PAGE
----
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THE MATTER OF WALES: Epic Views of a Small Country by Jan Morris

THE MATTER OF WALES: Epic Views of a Small Country


Pub Date: April 1st, 1985
Publisher: Oxford Univ. Press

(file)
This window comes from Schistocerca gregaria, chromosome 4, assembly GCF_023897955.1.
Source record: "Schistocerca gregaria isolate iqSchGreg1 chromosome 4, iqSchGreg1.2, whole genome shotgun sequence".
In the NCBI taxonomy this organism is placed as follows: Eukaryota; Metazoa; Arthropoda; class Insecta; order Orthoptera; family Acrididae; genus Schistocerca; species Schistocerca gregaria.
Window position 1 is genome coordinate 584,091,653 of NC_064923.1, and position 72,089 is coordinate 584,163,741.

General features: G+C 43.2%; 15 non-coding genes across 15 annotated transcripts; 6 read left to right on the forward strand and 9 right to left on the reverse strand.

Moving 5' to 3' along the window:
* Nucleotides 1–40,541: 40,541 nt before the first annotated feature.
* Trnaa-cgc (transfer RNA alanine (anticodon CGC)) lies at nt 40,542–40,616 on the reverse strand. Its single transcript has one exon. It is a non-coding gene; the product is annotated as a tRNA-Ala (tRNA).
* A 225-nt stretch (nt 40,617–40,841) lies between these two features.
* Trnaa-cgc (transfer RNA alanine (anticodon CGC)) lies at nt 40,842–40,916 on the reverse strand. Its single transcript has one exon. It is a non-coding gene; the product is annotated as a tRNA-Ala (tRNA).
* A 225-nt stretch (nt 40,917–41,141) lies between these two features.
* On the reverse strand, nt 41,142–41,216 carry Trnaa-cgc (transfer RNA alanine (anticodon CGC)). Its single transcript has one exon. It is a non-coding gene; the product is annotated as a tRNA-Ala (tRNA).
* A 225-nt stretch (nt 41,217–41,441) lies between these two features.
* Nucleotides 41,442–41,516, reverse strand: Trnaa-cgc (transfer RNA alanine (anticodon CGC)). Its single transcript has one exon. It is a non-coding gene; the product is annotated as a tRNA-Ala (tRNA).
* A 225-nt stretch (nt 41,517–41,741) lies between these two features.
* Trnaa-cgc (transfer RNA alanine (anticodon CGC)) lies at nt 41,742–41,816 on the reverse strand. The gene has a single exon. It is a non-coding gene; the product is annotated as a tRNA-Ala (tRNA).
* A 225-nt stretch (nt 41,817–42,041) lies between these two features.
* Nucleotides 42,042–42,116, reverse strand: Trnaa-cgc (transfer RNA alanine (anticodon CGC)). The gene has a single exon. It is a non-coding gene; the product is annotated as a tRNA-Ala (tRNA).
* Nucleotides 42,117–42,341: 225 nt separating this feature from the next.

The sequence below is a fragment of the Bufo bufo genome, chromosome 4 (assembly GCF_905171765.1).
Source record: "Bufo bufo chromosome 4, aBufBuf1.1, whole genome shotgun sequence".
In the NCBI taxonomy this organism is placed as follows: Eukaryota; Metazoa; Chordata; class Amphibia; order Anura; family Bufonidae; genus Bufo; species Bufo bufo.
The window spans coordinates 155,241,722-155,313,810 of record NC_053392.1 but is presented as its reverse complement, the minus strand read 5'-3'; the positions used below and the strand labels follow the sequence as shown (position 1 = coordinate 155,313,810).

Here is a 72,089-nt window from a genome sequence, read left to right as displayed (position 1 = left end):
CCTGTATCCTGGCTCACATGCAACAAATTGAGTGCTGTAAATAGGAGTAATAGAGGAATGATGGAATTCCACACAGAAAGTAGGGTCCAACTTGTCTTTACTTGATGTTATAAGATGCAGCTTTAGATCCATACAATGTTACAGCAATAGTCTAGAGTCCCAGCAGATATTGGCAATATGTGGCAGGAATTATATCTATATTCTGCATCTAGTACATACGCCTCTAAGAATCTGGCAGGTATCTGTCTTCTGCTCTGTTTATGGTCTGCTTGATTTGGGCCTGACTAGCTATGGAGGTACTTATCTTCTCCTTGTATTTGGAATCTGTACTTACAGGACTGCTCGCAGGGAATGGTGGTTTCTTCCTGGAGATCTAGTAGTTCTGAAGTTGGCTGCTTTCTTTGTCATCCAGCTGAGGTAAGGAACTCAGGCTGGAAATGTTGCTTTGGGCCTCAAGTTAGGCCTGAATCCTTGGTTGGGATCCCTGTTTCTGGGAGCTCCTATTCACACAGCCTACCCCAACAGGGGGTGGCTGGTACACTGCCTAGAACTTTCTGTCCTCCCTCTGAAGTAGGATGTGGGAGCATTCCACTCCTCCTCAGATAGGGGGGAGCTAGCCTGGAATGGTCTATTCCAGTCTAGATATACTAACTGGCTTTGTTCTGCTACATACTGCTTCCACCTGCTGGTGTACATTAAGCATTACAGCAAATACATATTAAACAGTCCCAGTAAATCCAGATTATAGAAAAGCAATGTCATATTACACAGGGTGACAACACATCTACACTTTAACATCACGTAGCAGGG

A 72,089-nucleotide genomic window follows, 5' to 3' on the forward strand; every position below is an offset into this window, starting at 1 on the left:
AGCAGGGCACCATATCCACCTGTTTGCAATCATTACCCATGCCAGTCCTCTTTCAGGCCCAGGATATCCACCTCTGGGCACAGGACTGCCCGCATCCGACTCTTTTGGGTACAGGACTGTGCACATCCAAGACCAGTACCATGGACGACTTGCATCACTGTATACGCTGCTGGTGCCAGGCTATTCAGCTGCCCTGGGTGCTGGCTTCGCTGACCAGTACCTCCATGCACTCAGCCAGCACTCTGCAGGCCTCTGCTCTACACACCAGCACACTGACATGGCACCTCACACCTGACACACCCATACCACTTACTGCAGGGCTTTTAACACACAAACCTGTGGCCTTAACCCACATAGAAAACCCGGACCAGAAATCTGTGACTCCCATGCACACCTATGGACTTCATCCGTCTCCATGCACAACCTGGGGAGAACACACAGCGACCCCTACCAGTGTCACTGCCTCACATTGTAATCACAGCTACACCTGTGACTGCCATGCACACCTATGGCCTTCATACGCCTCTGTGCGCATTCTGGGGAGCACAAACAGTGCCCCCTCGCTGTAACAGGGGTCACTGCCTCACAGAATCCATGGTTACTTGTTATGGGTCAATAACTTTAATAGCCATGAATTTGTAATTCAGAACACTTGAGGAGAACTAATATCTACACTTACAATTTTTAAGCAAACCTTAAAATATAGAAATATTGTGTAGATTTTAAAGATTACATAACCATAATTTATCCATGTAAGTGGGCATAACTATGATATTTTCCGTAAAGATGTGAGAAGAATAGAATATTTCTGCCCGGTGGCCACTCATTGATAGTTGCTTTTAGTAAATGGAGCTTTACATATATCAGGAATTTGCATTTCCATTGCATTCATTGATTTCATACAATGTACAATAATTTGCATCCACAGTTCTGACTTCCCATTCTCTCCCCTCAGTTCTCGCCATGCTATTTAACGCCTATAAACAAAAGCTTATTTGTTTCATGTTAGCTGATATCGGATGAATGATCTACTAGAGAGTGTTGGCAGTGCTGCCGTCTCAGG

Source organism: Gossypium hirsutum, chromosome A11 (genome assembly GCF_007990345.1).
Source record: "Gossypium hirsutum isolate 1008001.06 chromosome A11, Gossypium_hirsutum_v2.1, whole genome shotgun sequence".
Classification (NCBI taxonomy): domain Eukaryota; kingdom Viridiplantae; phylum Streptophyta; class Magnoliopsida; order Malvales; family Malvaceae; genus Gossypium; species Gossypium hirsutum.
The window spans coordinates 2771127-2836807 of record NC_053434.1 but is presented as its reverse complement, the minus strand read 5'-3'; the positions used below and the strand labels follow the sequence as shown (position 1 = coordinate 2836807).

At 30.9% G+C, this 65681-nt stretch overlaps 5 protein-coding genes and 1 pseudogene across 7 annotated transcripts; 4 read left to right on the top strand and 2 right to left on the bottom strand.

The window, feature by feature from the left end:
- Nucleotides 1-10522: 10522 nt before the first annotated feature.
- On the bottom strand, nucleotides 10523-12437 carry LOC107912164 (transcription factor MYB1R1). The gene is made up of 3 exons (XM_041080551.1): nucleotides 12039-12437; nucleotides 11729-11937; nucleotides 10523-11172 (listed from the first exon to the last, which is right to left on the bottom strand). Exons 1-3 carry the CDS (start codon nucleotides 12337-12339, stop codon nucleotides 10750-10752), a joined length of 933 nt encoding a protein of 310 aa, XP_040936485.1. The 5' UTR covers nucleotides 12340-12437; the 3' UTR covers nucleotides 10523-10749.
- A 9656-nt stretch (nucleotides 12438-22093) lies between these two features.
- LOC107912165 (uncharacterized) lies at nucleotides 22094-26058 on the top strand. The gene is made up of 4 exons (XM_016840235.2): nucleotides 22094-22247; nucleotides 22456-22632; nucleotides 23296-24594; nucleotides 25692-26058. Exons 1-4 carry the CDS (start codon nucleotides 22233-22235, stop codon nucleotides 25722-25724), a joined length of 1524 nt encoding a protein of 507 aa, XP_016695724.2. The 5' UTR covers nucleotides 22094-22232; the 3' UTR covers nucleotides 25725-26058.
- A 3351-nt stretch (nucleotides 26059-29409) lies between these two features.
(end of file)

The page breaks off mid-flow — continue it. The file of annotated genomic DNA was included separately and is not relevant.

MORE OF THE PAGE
Epic indeed: no mere travel book or casual encyclopedia. Morris herself is half-Welsh--she seems, in fact, to know the language well, judging from her many quotations of original material--and frames every chapter with a pointed reference to Owain Glyndwr (Owen Glendower, 13597-1416?), the legendary rebel (who came closest to winning his country's independence. These days, with Wales so thoroughly integrated into British life, and only 1/5th of its 2,750,000 inhabitants speaking Cymraeg, the prospects for independence, except of a shaky cultural kind, aren't very good; but that doesn't dampen Morris' fiery celebration of Welsh-ness. She evokes, or mentions, just about everything: Welsh geology, flora and fauna, the cathedral of Dewi Sant (St. David), the Methodist chapels (Wesley visited Wales 46 times) with their ecstatic revivals, the innumerable Welsh castles (the most insensitive, she says is Caernarfon, the most astonishing Caerphilly, the most daunting is Dinefwr, the most exhilarating is Cardiff. . .), Welsh choirs, Welsh lust (Lloyd George et al.), the eisteddfodau, the Welsh character (Giraldus Cambrensis noted their ""boldness and confidence in speaking,"" their stubbornness, patriotism, love of alcohol, hospitality, facetiousness, and care of their teeth), the grim saga of the Welsh coal pits (439 miners killed in the great explosion at Senghennydd in 1913), and on and on. Morris recalls the Governor of the Western Pacific, Sir Hugh Wyn-Thomas, who was a virtuoso on the Tongan nose flute--as opposed to the anonymous African who settled in northwest Wales in the 1740s, converted to Christianity, and died in 1791 bitterly repenting his violin-playing on the Sabbath; speaking of which, Rabbi Kenneth Cohen recited (1982) the first-ever Jewish prayer in Welsh. But Morris isn't especially interested in trivia--just in serving up a feast of heroic proportions--scenery, history, poetry, architecture, whatever--and her guests will stagger away from the table. Elegantly written, fabulously informative, marvelously intimate--and too too much, perhaps, for many readers.